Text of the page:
Wednesday, June 27, 2018

Combating the Left’s ‘Alternative’ Israel Brainwashing - by Ardie Geldman

...The Boston College visit seemed designed to overwhelm the students with powerful affective experiences and poignant imagery that lent credence only to the Palestinian narrative. It appeared to be a stratagem whose purpose was to win over the students’ emotions. In this respect, it was similar to other “alternative” tours whose covert objective is to capture people’s passions. Such tours target the heart, not the mind.

Ardie Geldman..
Commentary Magazine..
18 June '18..

Excluding drive-time traffic, a car ride from the southern end of Jerusalem to the West Bank community of Efrat takes about 15 minutes. One travels along Israel’s Route 60 on the segment known as the “Tunnels Road” because its construction necessitated the first two tunnels in Israel to be cut through mountainside. The road was opened in 1996 to let commuters bypass the Arab towns of Bethlehem and Beit Jala, but mostly to avoid the Deheisha refugee camp. Cars driving on this road displaying yellow Israeli license plates had often been the targets of rocks and occasionally Molotov cocktails and gunfire.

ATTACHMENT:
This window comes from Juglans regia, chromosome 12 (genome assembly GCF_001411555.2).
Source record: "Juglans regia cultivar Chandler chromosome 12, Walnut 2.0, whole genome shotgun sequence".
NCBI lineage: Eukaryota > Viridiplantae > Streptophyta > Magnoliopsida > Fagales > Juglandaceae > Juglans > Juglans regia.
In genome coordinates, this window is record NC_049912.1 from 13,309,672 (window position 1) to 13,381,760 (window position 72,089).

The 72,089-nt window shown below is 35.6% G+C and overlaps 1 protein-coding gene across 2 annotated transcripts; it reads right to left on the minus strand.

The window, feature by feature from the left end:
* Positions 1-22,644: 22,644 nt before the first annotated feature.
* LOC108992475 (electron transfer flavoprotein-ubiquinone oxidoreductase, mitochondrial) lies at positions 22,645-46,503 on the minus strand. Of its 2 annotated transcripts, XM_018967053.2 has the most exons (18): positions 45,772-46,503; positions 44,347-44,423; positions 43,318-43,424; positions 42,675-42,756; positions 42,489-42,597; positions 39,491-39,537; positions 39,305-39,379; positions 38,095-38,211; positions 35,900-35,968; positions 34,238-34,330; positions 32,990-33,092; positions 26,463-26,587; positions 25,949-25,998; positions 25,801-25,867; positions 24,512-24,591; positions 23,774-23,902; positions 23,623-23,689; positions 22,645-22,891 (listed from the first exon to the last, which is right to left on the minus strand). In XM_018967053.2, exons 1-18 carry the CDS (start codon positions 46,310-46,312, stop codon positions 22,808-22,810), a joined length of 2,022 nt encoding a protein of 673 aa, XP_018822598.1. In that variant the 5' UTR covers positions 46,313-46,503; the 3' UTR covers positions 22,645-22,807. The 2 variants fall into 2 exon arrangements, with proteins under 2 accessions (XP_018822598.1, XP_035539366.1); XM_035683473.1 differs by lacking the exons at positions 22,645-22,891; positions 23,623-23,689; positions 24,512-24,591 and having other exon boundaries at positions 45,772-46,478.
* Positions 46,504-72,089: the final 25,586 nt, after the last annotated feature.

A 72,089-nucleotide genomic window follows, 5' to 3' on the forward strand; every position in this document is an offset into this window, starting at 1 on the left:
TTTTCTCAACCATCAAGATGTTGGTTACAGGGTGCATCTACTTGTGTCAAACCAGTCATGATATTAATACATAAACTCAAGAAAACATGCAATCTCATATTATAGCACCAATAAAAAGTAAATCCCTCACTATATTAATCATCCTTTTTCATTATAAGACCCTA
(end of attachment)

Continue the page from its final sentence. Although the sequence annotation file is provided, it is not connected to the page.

Efrat’s first homeowners moved into the suburban hilltop community in April 1983. Starting with 50 families, some 250 souls, Efrat has since developed into a full-fledged, independent municipality whose current populace is about 12,000. Its master plan, approved by an Israeli Labor government during the mid-1970s, foresees a total population of 30,000. Efrat boasts a number of highly rated schools, a large and active community center, a well-used multilingual public library, sports fields and playgrounds, shopping centers, a soon-to-be completed shopping mall with underground parking, a plethora of medical clinics, and numerous synagogues (to date all Orthodox)—in short, pretty much every type of institution or facility that makes a town a town.

The view from Efrat is pastoral, even biblical. Local Arab shepherds daily guide their flocks of sheep and goats across the abutting highways and past adjoining vineyards. Some of these vines were planted only in the early 1980s by residents of nearby El Khadar on empty unclaimed fields in a failed effort to thwart the first stages of Efrat’s construction. In late spring and summer, the green vineyards carpet the valleys that form the floor below the surrounding southern Judean hills. Along some of these hilltops lie the homes of Efrat, with their distinctive burnt-orange tiled roofs.

Another thing about Efrat. Its proximity to Jerusalem and several Palestinian Authority towns has facilitated its becoming a popular destination for politically themed visits, part of a larger industry known as alternative tourism. This refers to visits by foreigners, often self-described “social-justice warriors,” touring conflict areas in different parts of the world. They come to observe circumstances on the ground, to meet the actors, and to learn about the local history. Some arrive with more activist agendas.

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